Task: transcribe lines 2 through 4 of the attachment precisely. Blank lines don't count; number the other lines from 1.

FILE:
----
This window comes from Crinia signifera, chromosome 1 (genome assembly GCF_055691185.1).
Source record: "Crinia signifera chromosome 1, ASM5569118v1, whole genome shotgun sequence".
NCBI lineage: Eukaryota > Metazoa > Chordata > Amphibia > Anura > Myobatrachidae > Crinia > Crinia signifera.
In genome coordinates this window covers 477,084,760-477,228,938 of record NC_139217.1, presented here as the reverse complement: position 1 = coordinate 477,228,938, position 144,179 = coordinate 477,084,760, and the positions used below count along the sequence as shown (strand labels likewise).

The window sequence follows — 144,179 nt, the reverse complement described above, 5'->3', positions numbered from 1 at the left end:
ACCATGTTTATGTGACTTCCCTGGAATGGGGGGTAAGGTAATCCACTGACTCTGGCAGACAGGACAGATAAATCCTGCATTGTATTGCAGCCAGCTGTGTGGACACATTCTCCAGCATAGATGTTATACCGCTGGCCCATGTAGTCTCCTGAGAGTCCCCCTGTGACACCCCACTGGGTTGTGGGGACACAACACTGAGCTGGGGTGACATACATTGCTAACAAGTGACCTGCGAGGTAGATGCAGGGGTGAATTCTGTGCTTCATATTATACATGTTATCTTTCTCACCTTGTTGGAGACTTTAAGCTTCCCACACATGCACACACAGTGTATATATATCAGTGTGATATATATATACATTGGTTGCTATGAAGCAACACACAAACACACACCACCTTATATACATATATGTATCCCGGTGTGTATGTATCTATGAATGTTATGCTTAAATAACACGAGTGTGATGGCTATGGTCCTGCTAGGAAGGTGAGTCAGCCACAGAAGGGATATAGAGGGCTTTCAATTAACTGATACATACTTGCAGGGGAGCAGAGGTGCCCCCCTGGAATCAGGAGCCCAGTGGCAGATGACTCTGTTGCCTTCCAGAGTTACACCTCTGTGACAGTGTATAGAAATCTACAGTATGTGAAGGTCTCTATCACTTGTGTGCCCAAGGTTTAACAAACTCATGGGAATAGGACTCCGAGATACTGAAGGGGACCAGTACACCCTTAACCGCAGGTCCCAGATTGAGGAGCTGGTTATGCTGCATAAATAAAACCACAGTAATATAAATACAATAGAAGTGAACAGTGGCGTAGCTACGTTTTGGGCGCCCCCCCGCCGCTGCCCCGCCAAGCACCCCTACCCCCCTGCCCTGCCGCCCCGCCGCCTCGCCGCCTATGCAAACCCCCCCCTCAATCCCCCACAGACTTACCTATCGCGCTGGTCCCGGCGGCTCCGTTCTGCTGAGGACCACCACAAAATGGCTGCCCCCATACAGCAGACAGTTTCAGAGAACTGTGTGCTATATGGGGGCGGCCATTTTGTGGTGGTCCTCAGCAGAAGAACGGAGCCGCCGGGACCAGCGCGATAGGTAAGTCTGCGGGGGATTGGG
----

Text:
Source record: "Crinia signifera chromosome 1, ASM5569118v1, whole genome shotgun sequence".
NCBI lineage: Eukaryota > Metazoa > Chordata > Amphibia > Anura > Myobatrachidae > Crinia > Crinia signifera.
In genome coordinates this window covers 477,084,760-477,228,938 of record NC_139217.1, presented here as the reverse complement: position 1 = coordinate 477,228,938, position 144,179 = coordinate 477,084,760, and the positions used below count along the sequence as shown (strand labels likewise).